GIP faces pressure to prove itself at Gatwick

22.10.2009   (Financial Times)
By Pilita Clark and Martin Arnold

When Global Infrastructure Partners, the new owners of Gatwick, bought London
City airport in late 2006, they inherited cramped departure lounges, long lines
at security and some of the poorest punctuality figures of any airport in the


Three years and £58m worth of investment later, punctuality has risen from 65
per cent to 87 per cent and average flight delays have been cut from 16 to seven
minutes.   Meanwhile, check-in and security queues have been reduced and departure
lounges have been doubled in size.

Both passengers and airlines will hope that GIP, which announced its £1.5bn purchase
of Gatwick from BAA on Wednesday, will be able to engineer a repeat of that success.

Paul Charles, head of communications at Virgin Atlantic, the largest long-haul
airline at Gatwick, is one of many who admire the job that GIP have done at London
But he also says: "City airport is a minnow compared to Gatwick" and the new
owners need to prove they are not going to be merely "BAA Mark II".

Andy Harrison, chief executive of EasyJet, whose 10m Gatwick passengers make up nearly 30% of the airport’s market, also
welcomed the change in ownership.   But he remains wary of what he calls an ineffective
regulatory system that saw BAA get approval for a 50 per cent increase in airport
charges at Gatwick over five years, "despite the fact that there will be no new
runways and no new terminals".

In other words, GIP is under enormous pressure to prove itself at Gatwick.

GIP partner Michael McGhee says that the group is aware of this and has clear
plans for the airport.

He says: "One key priority will be to transform the whole experience of arriving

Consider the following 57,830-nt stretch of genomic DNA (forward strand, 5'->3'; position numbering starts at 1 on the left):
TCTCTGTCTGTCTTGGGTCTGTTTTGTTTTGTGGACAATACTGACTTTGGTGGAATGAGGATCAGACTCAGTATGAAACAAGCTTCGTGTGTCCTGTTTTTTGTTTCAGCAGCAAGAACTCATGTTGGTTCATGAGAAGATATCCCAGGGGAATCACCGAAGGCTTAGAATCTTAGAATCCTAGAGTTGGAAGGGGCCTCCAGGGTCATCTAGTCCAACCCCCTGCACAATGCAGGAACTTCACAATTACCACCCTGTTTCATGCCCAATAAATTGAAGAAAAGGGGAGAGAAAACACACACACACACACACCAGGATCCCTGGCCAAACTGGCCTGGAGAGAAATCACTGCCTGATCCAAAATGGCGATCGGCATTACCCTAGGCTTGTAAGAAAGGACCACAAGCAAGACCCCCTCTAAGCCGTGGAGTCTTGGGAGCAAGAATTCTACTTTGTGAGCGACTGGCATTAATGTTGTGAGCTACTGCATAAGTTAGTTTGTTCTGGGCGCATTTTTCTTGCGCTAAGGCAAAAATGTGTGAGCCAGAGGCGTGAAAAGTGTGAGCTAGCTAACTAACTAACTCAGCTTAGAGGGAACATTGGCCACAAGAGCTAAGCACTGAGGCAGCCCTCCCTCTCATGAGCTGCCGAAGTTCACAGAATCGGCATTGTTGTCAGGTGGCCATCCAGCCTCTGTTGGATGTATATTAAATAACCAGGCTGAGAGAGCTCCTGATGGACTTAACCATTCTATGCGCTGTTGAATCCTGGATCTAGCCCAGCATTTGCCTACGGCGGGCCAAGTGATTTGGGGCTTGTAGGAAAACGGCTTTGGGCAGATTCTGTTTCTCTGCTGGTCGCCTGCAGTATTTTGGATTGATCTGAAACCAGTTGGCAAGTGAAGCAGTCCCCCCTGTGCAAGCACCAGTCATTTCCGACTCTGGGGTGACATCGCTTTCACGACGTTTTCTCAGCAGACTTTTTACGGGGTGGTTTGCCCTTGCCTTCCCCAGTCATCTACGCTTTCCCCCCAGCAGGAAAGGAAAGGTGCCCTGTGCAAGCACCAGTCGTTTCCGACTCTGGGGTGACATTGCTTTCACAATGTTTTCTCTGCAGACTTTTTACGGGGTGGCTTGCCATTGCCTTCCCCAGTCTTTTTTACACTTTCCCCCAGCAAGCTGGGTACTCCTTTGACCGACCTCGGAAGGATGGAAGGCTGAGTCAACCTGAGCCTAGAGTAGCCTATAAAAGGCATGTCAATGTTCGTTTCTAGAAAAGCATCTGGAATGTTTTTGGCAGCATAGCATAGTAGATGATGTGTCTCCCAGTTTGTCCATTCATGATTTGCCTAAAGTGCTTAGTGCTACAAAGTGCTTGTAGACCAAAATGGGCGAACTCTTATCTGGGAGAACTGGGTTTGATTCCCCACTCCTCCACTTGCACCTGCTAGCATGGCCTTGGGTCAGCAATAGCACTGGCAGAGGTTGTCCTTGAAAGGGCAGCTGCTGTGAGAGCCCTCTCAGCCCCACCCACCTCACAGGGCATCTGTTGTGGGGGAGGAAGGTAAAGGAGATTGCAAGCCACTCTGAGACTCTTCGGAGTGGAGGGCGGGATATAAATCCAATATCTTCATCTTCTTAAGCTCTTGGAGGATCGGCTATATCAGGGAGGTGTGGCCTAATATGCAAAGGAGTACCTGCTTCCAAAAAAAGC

at the airport, whether by train or car, through to the departure lounge." That
means addressing long check-in queues, perhaps using similar methods to those
used at London City.

It will also mean targeting different sorts of travellers inside the airport.  
For example, EasyJet is attracting more business class passengers as companies
cut back in the recession, but there are few places for them to sit quietly. Mr
McGhee says that GIP is looking at the problem.

Another plan is a takeaway food outlet near the departure lounge for no-frills
passengers who want a greater choice of food than is available on board.
Larger projects, such as a second runway, are unlikely to be a priority for GIP.  
Virgin’s Paul Charles says capacity is not such a big problem at Gatwick as at
Heathrow, making the runway issue less important.

Of more concern to customers are the questions of how much GIP can invest at
Gatwick, and whether it has the operational skills to take on an airport that
is much larger and more complex than City.

GIP certainly has heavyweight backing. Three of its six co-founders came from
General Electric and the US conglomerate provided it with $500m ( £305m) of financing.

It has a team of about a dozen (mostly ex-GE) operating executives based in Stanford,
Connecticut, who specialise in improving the performance of the companies it buys.

Four of these former engineers will be assigned to work at Gatwick.

"These [our investments] are typically monopolies or quasi-monopolies that have
not been exposed to the full effects of market competition," said William Woodburn,
the former GE executive who runs GIP’s operating team, and who is expected to